I call myself a language encourager. My students both love and hate me because I stretch and challenge them with both humour and hoaxes—kiddingly, that is. In many ways, however, I’ve been “old-school” or “low-tech” as some would define it. Previously my literacy days were spent in the 1990s with SIL International on the backside of the Peruvian Andes,In the 1990s, I workeding in the public school classrooms training teacher-trainers in a Central Quechua variety called Conchucos, on the backside of the Peruvian Andes (500,000 strong but with very little readers/writers, until the mid 1990s). We had to do things from scratch in the communities, and then quickly encourage them into the 21st Century!
When in 2006 I actually began teaching English in CLB (Canadian Language Benchmarks) classrooms in Calgary, the teachers’ attitudes towards Smartphones was that phones were more a of menace than a method: just one more interruption in the classroom. Eight years later many of us are pushing students to use them MORE. Why? Here’s the short rationale: More practice in listening and speaking. Students need that for employment and cultural adaptation.
As early as 2005, a Statistics Canada study found that employment rates for immigrants increased with their ability to speak English and that language proficiency had the biggest impact on their ability to find employment in a high-skilled job or in their intended field. Clearly the greatest challenges for Canadian immigrants in language and cultural adaptation lie primarily in verbal engagement. CIC (Citizenship and Immigration Canada) has given tacit emphasis of listening and speaking over reading and writing, due largely to poor verbal abilities of former graduates from the CLB programme. I personally have found that students can take a test and show written grammar acuity and even decent reading comprehension. But the functional literacy tasks of job or doctor-patient interviews, or the retelling of events leading up to a car crash, —leave the CLB 4 or even CLB 5 speakers in a panic.
This month I interviewed my 12 CAEL (Canadian Academic English Language) Level 5 students from the University. of Calgary. When it comes to their Smartphones they confess they are addicts and cannot seem to lay them down. So why not capitalize on this? When asked to prepare for a Compare/Contrast or Cause/Effect speech they quickly search the Internet on their smartphone and easily access what they need “on the fly.” They then send the URL addresses to their email accounts for more detailed editing later.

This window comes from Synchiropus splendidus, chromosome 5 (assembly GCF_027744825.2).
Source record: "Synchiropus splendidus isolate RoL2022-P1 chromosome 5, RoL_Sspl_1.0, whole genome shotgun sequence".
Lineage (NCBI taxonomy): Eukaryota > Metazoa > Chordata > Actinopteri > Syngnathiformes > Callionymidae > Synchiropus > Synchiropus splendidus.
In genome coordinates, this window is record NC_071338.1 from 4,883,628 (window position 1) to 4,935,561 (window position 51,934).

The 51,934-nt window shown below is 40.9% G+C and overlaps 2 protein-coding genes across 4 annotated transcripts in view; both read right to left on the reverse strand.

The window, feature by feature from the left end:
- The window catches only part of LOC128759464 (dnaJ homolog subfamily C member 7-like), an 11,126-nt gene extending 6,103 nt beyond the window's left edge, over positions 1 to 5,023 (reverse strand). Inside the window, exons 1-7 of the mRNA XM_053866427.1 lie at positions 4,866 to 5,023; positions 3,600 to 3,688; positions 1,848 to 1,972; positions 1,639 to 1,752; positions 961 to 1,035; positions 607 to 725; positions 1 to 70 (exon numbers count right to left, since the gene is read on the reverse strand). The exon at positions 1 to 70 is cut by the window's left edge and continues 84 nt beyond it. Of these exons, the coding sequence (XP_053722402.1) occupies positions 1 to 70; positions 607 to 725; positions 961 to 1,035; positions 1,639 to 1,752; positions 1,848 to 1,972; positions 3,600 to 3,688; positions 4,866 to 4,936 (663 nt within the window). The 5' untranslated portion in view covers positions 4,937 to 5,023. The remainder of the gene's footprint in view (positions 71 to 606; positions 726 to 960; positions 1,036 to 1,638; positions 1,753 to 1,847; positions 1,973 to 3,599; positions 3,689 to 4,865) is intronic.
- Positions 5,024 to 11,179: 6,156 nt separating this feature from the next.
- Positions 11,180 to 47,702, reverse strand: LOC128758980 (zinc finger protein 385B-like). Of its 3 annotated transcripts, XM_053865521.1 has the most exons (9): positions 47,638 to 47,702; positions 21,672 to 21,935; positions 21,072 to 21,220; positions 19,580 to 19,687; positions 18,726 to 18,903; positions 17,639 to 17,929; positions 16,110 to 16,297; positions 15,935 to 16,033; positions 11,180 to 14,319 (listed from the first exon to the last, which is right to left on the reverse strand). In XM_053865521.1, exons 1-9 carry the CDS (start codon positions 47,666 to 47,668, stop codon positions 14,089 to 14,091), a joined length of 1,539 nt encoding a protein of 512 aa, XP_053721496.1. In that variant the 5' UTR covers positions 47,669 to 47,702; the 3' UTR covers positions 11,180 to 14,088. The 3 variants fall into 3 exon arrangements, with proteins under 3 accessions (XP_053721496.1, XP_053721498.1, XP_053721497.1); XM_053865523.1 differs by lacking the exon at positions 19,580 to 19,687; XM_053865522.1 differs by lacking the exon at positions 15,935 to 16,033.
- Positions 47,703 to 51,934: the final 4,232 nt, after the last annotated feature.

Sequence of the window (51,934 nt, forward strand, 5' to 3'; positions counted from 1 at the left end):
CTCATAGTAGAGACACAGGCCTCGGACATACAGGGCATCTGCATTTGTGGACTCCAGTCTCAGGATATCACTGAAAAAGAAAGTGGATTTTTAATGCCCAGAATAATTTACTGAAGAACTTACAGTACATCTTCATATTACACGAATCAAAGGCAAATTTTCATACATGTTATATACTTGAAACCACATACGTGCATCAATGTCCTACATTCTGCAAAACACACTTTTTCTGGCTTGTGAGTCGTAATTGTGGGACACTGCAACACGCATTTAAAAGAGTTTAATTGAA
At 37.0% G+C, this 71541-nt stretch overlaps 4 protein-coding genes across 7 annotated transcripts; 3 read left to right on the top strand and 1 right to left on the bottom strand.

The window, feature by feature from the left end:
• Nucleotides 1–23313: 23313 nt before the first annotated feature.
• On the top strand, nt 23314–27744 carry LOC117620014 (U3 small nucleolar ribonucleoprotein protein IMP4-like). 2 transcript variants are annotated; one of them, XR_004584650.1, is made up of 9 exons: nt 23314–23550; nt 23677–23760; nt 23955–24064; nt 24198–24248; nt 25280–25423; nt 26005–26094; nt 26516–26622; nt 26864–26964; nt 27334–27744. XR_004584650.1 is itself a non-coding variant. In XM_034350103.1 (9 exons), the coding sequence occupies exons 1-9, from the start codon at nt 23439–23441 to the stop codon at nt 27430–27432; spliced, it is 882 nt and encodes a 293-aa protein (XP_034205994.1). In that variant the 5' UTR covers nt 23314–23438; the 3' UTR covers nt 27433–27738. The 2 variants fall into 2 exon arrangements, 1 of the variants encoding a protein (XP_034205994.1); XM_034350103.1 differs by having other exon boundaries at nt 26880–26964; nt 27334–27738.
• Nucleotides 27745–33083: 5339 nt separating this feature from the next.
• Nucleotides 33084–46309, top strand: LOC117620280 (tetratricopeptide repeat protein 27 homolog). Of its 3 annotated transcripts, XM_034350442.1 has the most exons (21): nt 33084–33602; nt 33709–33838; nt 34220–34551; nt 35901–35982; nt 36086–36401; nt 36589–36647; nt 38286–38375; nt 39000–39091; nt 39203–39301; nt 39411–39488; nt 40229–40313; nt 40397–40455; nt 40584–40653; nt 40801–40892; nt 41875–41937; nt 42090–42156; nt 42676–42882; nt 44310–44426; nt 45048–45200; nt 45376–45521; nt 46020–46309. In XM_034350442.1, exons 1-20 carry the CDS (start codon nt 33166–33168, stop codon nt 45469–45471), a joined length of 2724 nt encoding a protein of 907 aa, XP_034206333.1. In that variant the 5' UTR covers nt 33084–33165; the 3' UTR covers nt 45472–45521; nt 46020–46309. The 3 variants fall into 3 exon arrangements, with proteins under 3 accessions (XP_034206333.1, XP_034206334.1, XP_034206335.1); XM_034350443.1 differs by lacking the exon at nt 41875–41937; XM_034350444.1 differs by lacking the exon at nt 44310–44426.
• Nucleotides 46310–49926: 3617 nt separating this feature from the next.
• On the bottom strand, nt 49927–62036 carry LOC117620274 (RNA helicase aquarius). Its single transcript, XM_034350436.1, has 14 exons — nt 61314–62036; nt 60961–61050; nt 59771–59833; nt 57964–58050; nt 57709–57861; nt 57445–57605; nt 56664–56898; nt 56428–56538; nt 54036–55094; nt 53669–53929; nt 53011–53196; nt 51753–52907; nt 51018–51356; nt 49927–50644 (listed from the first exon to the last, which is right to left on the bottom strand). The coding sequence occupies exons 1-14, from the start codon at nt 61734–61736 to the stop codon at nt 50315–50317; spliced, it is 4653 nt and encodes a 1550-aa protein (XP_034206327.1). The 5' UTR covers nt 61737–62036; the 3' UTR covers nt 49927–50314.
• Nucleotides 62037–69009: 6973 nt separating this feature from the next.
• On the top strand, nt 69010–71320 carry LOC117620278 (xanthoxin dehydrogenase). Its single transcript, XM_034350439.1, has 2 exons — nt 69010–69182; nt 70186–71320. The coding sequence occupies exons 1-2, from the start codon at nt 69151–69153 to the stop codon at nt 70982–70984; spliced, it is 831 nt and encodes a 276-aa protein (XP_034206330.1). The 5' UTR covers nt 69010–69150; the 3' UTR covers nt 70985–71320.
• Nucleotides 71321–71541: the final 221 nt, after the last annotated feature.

In my CLB 4 class I introduced them to www.englishaccentcoach.com . This fine program only needs a touchscreen and earplugs so that each student can self-test ([e.g. for consonant blends or short/long vowel recognition)]. Then later I can log on and see the students’ progress and percentages.
CBC Radio has also provided an amazing service to immigrant learners, ingeniously utilizing their local radio news broadcast archives (http://www.cbc.ca/calgary/learning-english/ ). Students can hear a slower version of the broadcast over and over again on their smartphones. Then they fill in the pre-made CBC worksheets for listening comprehension. They can even check for the answers for themselves (saving their teacher a tonne of review work!).
Let’s be honest: What is the real goal in language training? Is it not to wean the learner from the teacher so that they are truly “self-directed learners”? It’s only THEN that I can comfortably assess their language skills and to dare to include “degrees of fluency” and confidence.
These are meagre examples from a practitioner’s point of view. Smartphones are here to stay: Embrace them in the classroom.